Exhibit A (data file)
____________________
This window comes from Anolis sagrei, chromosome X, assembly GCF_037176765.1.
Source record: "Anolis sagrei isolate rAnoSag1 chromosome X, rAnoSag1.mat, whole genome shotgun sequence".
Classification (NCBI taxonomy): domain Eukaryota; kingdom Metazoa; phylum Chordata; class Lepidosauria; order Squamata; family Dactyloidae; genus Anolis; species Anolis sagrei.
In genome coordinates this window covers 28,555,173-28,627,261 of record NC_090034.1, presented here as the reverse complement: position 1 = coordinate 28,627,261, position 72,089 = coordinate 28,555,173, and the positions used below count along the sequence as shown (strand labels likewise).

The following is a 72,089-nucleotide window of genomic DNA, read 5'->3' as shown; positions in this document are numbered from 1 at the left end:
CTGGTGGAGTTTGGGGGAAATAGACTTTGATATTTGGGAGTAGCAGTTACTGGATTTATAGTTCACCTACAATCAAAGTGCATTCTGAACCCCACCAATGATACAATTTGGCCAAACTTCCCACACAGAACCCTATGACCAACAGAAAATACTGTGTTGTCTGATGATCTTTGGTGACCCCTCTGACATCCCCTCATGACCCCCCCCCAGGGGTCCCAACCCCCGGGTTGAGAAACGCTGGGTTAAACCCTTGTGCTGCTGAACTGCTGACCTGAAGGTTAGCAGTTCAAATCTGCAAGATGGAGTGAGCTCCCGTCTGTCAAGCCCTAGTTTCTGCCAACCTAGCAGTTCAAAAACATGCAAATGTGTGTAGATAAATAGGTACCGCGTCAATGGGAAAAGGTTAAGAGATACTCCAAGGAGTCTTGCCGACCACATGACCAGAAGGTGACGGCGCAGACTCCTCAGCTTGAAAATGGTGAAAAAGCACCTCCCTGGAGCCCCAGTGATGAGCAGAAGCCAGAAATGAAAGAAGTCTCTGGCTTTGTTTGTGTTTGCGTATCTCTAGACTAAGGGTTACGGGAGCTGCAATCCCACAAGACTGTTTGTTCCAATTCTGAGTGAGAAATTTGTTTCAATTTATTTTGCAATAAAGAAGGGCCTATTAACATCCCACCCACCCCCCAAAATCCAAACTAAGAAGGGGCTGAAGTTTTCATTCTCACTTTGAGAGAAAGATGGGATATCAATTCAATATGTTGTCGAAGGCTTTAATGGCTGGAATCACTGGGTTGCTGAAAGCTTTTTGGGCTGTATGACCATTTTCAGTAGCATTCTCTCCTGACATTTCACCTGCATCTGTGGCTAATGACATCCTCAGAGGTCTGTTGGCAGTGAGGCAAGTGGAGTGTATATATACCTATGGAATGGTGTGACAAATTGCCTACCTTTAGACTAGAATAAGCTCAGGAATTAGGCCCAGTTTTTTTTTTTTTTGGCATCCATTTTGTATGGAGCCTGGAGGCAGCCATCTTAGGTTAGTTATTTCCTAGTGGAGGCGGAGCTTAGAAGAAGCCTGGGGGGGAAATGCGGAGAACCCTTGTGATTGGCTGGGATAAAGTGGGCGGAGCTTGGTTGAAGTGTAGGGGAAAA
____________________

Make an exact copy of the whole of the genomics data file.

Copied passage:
This window comes from Anolis sagrei, chromosome X, assembly GCF_037176765.1.
Source record: "Anolis sagrei isolate rAnoSag1 chromosome X, rAnoSag1.mat, whole genome shotgun sequence".
Classification (NCBI taxonomy): domain Eukaryota; kingdom Metazoa; phylum Chordata; class Lepidosauria; order Squamata; family Dactyloidae; genus Anolis; species Anolis sagrei.
In genome coordinates this window covers 28,555,173-28,627,261 of record NC_090034.1, presented here as the reverse complement: position 1 = coordinate 28,627,261, position 72,089 = coordinate 28,555,173, and the positions used below count along the sequence as shown (strand labels likewise).

The following is a 72,089-nucleotide window of genomic DNA, read 5'->3' as shown; positions in this document are numbered from 1 at the left end:
CTGGTGGAGTTTGGGGGAAATAGACTTTGATATTTGGGAGTAGCAGTTACTGGATTTATAGTTCACCTACAATCAAAGTGCATTCTGAACCCCACCAATGATACAATTTGGCCAAACTTCCCACACAGAACCCTATGACCAACAGAAAATACTGTGTTGTCTGATGATCTTTGGTGACCCCTCTGACATCCCCTCATGACCCCCCCCCAGGGGTCCCAACCCCCGGGTTGAGAAACGCTGGGTTAAACCCTTGTGCTGCTGAACTGCTGACCTGAAGGTTAGCAGTTCAAATCTGCAAGATGGAGTGAGCTCCCGTCTGTCAAGCCCTAGTTTCTGCCAACCTAGCAGTTCAAAAACATGCAAATGTGTGTAGATAAATAGGTACCGCGTCAATGGGAAAAGGTTAAGAGATACTCCAAGGAGTCTTGCCGACCACATGACCAGAAGGTGACGGCGCAGACTCCTCAGCTTGAAAATGGTGAAAAAGCACCTCCCTGGAGCCCCAGTGATGAGCAGAAGCCAGAAATGAAAGAAGTCTCTGGCTTTGTTTGTGTTTGCGTATCTCTAGACTAAGGGTTACGGGAGCTGCAATCCCACAAGACTGTTTGTTCCAATTCTGAGTGAGAAATTTGTTTCAATTTATTTTGCAATAAAGAAGGGCCTATTAACATCCCACCCACCCCCCAAAATCCAAACTAAGAAGGGGCTGAAGTTTTCATTCTCACTTTGAGAGAAAGATGGGATATCAATTCAATATGTTGTCGAAGGCTTTAATGGCTGGAATCACTGGGTTGCTGAAAGCTTTTTGGGCTGTATGACCATTTTCAGTAGCATTCTCTCCTGACATTTCACCTGCATCTGTGGCTAATGACATCCTCAGAGGTCTGTTGGCAGTGAGGCAAGTGGAGTGTATATATACCTATGGAATGGTGTGACAAATTGCCTACCTTTAGACTAGAATAAGCTCAGGAATTAGGCCCAGTTTTTTTTTTTTTTGGCATCCATTTTGTATGGAGCCTGGAGGCAGCCATCTTAGGTTAGTTATTTCCTAGTGGAGGCGGAGCTTAGAAGAAGCCTGGGGGGGAAATGCGGAGAACCCTTGTGATTGGCTGGGATAAAGTGGGCGGAGCTTGGTTGAAGTGTAGGGGAAAA